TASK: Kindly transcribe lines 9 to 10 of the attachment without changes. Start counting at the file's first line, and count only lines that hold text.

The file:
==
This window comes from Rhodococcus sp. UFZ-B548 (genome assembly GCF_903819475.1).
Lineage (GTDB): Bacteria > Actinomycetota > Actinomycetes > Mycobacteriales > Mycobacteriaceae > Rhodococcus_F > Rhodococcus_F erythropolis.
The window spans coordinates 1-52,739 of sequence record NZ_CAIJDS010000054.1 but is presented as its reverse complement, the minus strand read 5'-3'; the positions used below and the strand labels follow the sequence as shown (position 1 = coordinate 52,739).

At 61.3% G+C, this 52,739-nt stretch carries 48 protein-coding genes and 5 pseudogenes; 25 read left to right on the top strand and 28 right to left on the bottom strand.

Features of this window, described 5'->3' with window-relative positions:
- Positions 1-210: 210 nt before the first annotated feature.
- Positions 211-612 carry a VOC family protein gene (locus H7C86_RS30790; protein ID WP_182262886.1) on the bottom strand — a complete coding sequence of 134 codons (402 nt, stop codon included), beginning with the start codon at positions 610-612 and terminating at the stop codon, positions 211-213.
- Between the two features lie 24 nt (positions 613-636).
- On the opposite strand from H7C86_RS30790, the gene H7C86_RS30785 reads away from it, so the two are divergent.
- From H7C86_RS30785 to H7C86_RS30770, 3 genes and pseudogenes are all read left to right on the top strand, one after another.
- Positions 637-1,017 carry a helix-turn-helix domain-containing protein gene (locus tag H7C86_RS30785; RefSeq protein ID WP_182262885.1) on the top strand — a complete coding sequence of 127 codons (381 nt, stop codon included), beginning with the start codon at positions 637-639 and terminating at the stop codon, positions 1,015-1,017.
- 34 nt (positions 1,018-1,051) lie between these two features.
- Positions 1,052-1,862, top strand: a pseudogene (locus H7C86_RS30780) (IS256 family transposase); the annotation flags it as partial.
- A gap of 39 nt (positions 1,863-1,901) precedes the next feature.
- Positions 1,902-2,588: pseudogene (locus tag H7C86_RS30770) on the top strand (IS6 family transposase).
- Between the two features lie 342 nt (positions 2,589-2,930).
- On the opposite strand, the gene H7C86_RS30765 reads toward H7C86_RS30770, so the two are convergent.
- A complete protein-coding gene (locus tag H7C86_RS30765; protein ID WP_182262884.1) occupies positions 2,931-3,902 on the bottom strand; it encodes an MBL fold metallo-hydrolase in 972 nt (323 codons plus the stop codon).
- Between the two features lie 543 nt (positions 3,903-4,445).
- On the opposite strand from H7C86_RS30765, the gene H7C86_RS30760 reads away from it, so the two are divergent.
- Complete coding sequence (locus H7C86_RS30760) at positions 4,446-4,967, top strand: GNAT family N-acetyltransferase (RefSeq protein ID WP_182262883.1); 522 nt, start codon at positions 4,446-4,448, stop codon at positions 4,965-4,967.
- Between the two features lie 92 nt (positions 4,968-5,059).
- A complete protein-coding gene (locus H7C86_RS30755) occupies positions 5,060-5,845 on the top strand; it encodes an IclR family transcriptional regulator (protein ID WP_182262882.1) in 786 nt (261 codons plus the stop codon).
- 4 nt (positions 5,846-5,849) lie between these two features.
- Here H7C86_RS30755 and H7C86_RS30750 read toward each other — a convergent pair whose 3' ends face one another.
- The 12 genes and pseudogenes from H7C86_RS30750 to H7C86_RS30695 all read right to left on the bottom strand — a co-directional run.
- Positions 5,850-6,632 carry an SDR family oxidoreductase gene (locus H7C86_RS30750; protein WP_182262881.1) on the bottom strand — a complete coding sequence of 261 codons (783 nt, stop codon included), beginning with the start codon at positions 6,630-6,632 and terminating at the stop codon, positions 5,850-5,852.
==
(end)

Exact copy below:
- On the opposite strand from H7C86_RS30790, the gene H7C86_RS30785 reads away from it, so the two are divergent.
- From H7C86_RS30785 to H7C86_RS30770, 3 genes and pseudogenes are all read left to right on the top strand, one after another.